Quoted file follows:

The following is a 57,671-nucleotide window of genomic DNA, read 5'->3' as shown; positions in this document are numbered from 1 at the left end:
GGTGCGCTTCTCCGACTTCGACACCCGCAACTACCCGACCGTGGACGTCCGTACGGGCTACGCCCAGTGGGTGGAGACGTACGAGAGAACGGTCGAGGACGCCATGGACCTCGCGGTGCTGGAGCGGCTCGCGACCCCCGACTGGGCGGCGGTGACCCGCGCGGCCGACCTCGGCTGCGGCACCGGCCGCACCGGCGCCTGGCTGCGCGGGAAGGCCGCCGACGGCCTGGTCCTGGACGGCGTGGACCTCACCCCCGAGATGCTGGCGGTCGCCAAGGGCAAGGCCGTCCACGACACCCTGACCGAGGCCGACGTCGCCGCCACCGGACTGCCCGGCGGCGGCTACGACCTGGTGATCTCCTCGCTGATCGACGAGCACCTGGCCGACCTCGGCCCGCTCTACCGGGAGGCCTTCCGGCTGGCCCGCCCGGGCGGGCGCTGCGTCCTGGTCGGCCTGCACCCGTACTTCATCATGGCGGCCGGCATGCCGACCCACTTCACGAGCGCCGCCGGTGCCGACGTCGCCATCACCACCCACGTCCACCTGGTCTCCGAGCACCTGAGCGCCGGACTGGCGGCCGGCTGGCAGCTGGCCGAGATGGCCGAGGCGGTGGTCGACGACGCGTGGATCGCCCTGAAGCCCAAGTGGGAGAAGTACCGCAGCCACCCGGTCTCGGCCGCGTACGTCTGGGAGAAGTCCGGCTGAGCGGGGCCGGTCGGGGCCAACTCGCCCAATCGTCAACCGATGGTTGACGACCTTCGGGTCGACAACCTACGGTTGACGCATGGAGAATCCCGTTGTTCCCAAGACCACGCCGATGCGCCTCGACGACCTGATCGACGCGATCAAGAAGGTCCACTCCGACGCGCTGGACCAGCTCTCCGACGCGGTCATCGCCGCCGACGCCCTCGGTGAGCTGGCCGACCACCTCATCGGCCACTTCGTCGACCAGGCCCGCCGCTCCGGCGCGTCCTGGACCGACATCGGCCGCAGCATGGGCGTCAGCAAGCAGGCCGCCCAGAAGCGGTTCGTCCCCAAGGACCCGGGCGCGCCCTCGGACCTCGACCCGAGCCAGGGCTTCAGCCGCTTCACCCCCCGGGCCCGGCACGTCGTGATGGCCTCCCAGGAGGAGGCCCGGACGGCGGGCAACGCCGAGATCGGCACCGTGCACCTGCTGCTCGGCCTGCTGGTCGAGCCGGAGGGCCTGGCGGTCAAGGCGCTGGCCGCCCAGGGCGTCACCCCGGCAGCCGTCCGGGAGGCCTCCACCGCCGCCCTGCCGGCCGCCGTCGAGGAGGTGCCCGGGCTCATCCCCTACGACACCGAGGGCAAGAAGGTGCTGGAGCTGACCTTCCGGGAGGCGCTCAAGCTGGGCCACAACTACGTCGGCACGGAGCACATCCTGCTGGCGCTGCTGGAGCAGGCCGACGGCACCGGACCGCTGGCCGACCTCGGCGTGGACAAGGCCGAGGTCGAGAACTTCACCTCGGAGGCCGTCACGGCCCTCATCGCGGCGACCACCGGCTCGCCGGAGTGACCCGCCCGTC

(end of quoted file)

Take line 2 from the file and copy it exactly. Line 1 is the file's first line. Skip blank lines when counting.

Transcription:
GGTGCGCTTCTCCGACTTCGACACCCGCAACTACCCGACCGTGGACGTCCGTACGGGCTACGCCCAGTGGGTGGAGACGTACGAGAGAACGGTCGAGGACGCCATGGACCTCGCGGTGCTGGAGCGGCTCGCGACCCCCGACTGGGCGGCGGTGACCCGCGCGGCCGACCTCGGCTGCGGCACCGGCCGCACCGGCGCCTGGCTGCGCGGGAAGGCCGCCGACGGCCTGGTCCTGGACGGCGTGGACCTCACCCCCGAGATGCTGGCGGTCGCCAAGGGCAAGGCCGTCCACGACACCCTGACCGAGGCCGACGTCGCCGCCACCGGACTGCCCGGCGGCGGCTACGACCTGGTGATCTCCTCGCTGATCGACGAGCACCTGGCCGACCTCGGCCCGCTCTACCGGGAGGCCTTCCGGCTGGCCCGCCCGGGCGGGCGCTGCGTCCTGGTCGGCCTGCACCCGTACTTCATCATGGCGGCCGGCATGCCGACCCACTTCACGAGCGCCGCCGGTGCCGACGTCGCCATCACCACCCACGTCCACCTGGTCTCCGAGCACCTGAGCGCCGGACTGGCGGCCGGCTGGCAGCTGGCCGAGATGGCCGAGGCGGTGGTCGACGACGCGTGGATCGCCCTGAAGCCCAAGTGGGAGAAGTACCGCAGCCACCCGGTCTCGGCCGCGTACGTCTGGGAGAAGTCCGGCTGAGCGGGGCCGGTCGGGGCCAACTCGCCCAATCGTCAACCGATGGTTGACGACCTTCGGGTCGACAACCTACGGTTGACGCATGGAGAATCCCGTTGTTCCCAAGACCACGCCGATGCGCCTCGACGACCTGATCGACGCGATCAAGAAGGTCCACTCCGACGCGCTGGACCAGCTCTCCGACGCGGTCATCGCCGCCGACGCCCTCGGTGAGCTGGCCGACCACCTCATCGGCCACTTCGTCGACCAGGCCCGCCGCTCCGGCGCGTCCTGGACCGACATCGGCCGCAGCATGGGCGTCAGCAAGCAGGCCGCCCAGAAGCGGTTCGTCCCCAAGGACCCGGGCGCGCCCTCGGACCTCGACCCGAGCCAGGGCTTCAGCCGCTTCACCCCCCGGGCCCGGCACGTCGTGATGGCCTCCCAGGAGGAGGCCCGGACGGCGGGCAACGCCGAGATCGGCACCGTGCACCTGCTGCTCGGCCTGCTGGTCGAGCCGGAGGGCCTGGCGGTCAAGGCGCTGGCCGCCCAGGGCGTCACCCCGGCAGCCGTCCGGGAGGCCTCCACCGCCGCCCTGCCGGCCGCCGTCGAGGAGGTGCCCGGGCTCATCCCCTACGACACCGAGGGCAAGAAGGTGCTGGAGCTGACCTTCCGGGAGGCGCTCAAGCTGGGCCACAACTACGTCGGCACGGAGCACATCCTGCTGGCGCTGCTGGAGCAGGCCGACGGCACCGGACCGCTGGCCGACCTCGGCGTGGACAAGGCCGAGGTCGAGAACTTCACCTCGGAGGCCGTCACGGCCCTCATCGCGGCGACCACCGGCTCGCCGGAGTGACCCGCCCGTC